It is not so revolutionary to suggest that different rules should apply when a litigant -- for whatever reason -- is not “paying to play.”  The current Rules exempts litigants from filing fee requirements if they proceed in forma pauperis, but condition this benefit on jumping through a hoop the Rules do not require of “paying” litigants.  In forma pauperis lawsuits cannot proceed without surviving pre-service, threshold review to weed out claims that are defective, frivolous, or malicious.  The Rules thus already recognize the core justification of a requester-pays regime:  if something is “free,” incentives may be skewed.  For in forma pauperis actions, the curb on potential abuse is additional judicial scrutiny.  For discovery requests, the “fix” is even easier, because it has the benefit of being largely self-executing.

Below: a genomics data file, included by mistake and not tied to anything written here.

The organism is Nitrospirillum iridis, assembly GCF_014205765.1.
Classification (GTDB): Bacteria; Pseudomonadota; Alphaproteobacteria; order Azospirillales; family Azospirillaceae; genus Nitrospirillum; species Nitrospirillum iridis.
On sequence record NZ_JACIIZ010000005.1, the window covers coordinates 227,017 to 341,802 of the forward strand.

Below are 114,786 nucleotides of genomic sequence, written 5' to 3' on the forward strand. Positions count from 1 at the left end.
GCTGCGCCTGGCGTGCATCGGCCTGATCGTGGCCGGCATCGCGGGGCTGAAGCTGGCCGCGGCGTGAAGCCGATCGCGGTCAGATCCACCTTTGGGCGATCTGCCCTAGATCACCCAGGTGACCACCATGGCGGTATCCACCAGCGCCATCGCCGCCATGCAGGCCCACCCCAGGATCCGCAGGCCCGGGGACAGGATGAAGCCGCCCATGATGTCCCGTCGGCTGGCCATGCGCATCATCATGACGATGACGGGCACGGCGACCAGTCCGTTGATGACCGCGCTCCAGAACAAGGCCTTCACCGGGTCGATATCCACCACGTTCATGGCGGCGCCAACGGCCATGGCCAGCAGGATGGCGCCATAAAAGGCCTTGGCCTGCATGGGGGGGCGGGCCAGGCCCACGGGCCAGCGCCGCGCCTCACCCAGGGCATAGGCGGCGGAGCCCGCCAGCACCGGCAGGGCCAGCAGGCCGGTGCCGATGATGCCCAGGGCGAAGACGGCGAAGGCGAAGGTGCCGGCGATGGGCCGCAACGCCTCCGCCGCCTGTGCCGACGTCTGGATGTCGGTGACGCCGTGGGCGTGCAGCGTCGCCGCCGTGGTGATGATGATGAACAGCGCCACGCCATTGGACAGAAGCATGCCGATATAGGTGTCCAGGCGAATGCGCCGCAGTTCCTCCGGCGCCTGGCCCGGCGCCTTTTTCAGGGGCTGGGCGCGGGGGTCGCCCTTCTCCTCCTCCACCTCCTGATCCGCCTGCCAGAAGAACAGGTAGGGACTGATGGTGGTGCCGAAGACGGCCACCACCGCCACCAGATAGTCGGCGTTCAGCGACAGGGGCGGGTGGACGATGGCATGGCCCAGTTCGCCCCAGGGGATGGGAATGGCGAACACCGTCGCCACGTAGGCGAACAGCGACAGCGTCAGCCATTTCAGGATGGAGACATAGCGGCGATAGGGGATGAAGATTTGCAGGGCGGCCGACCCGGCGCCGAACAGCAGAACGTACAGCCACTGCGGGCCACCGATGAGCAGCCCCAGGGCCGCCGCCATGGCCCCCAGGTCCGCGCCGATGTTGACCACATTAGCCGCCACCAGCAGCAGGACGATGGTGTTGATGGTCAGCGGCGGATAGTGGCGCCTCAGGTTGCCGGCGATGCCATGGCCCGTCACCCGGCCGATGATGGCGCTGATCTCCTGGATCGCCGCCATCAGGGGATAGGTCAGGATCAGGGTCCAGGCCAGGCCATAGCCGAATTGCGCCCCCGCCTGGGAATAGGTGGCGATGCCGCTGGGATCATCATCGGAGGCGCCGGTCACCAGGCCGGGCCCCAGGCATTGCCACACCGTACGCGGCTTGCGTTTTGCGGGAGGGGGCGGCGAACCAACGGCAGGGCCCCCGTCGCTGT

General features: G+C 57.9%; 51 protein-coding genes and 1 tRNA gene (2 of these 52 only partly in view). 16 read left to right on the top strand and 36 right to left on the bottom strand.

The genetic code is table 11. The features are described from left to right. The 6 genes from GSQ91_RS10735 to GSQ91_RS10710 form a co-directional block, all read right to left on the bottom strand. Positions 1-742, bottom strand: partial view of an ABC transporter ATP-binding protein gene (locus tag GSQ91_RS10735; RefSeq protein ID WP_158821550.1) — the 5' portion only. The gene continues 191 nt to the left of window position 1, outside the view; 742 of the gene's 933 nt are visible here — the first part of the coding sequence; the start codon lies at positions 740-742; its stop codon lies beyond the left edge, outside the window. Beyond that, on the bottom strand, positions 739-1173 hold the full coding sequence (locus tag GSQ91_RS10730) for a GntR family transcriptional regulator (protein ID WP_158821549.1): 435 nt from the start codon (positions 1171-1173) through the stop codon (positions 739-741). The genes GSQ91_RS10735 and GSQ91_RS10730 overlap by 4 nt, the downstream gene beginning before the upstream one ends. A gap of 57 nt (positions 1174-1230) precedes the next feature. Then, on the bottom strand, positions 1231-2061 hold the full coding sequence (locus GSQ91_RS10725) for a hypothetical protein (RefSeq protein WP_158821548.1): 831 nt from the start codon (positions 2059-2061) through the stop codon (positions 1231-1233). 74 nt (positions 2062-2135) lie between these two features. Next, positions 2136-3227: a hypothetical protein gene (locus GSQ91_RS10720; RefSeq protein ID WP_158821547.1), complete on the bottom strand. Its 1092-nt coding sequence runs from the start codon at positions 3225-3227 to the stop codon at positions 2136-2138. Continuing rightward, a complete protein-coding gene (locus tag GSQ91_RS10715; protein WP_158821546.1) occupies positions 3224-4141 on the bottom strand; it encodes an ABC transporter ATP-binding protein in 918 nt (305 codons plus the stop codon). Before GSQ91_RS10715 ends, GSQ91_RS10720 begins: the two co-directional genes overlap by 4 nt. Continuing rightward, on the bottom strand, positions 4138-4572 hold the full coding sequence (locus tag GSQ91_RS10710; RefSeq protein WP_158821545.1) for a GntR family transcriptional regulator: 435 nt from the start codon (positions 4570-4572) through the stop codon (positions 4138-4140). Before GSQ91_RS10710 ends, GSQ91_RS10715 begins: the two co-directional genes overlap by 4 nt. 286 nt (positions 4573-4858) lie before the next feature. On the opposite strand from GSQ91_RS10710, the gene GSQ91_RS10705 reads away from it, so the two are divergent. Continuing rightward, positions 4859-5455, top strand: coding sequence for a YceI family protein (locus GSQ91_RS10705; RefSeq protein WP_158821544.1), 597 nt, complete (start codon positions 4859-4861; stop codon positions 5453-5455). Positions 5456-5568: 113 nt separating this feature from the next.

An explicit change in the baseline assumption about which party pays for requested discovery will be a gamechanger in encouraging efficient, cost-effective discovery.  As for fairness concerns, any negative consequences from a policy perspective can be accommodated, while correcting the systemic injustice now enshrined in modern discovery practice.  Absent such a change, other Rule amendments will inevitably fall far short of stated goals, and costs will continue to escalate without corresponding benefits to justice.

 

Rebecca A. Womeldorf is a partner with the law firm Hollingsworth LLP.

 

Notes:

1 Redish, Allocation of Discovery Costs and the Foundations of Modern Procedure, 2 (chapter in The American Illness, The Yale Univ. Press, 2012).